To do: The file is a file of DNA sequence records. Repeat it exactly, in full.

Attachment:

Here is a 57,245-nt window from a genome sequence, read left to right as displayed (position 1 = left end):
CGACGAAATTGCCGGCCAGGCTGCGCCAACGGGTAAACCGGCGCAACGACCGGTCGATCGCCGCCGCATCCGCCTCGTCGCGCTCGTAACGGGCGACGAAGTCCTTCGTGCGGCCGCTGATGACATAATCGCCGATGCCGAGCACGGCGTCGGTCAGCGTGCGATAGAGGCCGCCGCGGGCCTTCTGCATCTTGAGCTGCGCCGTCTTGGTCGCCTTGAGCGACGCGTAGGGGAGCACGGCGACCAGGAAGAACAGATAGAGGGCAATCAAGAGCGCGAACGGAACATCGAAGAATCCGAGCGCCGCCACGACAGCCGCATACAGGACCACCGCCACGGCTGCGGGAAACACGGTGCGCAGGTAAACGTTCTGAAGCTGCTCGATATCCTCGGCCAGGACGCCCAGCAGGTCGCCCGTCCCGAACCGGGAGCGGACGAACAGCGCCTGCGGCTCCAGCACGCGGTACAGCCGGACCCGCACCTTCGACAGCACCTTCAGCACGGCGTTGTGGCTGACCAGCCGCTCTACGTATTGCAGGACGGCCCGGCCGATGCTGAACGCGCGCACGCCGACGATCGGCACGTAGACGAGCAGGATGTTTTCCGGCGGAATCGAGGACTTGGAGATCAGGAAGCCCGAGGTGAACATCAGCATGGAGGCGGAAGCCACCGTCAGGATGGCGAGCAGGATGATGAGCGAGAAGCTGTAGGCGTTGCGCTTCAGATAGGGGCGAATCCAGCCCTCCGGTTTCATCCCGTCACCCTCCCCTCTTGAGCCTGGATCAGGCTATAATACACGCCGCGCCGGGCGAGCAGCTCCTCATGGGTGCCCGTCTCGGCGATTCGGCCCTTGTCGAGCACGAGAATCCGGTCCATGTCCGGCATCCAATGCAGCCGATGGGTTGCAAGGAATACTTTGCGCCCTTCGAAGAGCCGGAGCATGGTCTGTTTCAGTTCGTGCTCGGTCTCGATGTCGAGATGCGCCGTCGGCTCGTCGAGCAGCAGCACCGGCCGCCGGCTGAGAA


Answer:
Here is a 57,245-nt window from a genome sequence, read left to right as displayed (position 1 = left end):
CGACGAAATTGCCGGCCAGGCTGCGCCAACGGGTAAACCGGCGCAACGACCGGTCGATCGCCGCCGCATCCGCCTCGTCGCGCTCGTAACGGGCGACGAAGTCCTTCGTGCGGCCGCTGATGACATAATCGCCGATGCCGAGCACGGCGTCGGTCAGCGTGCGATAGAGGCCGCCGCGGGCCTTCTGCATCTTGAGCTGCGCCGTCTTGGTCGCCTTGAGCGACGCGTAGGGGAGCACGGCGACCAGGAAGAACAGATAGAGGGCAATCAAGAGCGCGAACGGAACATCGAAGAATCCGAGCGCCGCCACGACAGCCGCATACAGGACCACCGCCACGGCTGCGGGAAACACGGTGCGCAGGTAAACGTTCTGAAGCTGCTCGATATCCTCGGCCAGGACGCCCAGCAGGTCGCCCGTCCCGAACCGGGAGCGGACGAACAGCGCCTGCGGCTCCAGCACGCGGTACAGCCGGACCCGCACCTTCGACAGCACCTTCAGCACGGCGTTGTGGCTGACCAGCCGCTCTACGTATTGCAGGACGGCCCGGCCGATGCTGAACGCGCGCACGCCGACGATCGGCACGTAGACGAGCAGGATGTTTTCCGGCGGAATCGAGGACTTGGAGATCAGGAAGCCCGAGGTGAACATCAGCATGGAGGCGGAAGCCACCGTCAGGATGGCGAGCAGGATGATGAGCGAGAAGCTGTAGGCGTTGCGCTTCAGATAGGGGCGAATCCAGCCCTCCGGTTTCATCCCGTCACCCTCCCCTCTTGAGCCTGGATCAGGCTATAATACACGCCGCGCCGGGCGAGCAGCTCCTCATGGGTGCCCGTCTCGGCGATTCGGCCCTTGTCGAGCACGAGAATCCGGTCCATGTCCGGCATCCAATGCAGCCGATGGGTTGCAAGGAATACTTTGCGCCCTTCGAAGAGCCGGAGCATGGTCTGTTTCAGTTCGTGCTCGGTCTCGATGTCGAGATGCGCCGTCGGCTCGTCGAGCAGCAGCACCGGCCGCCGGCTGAGAA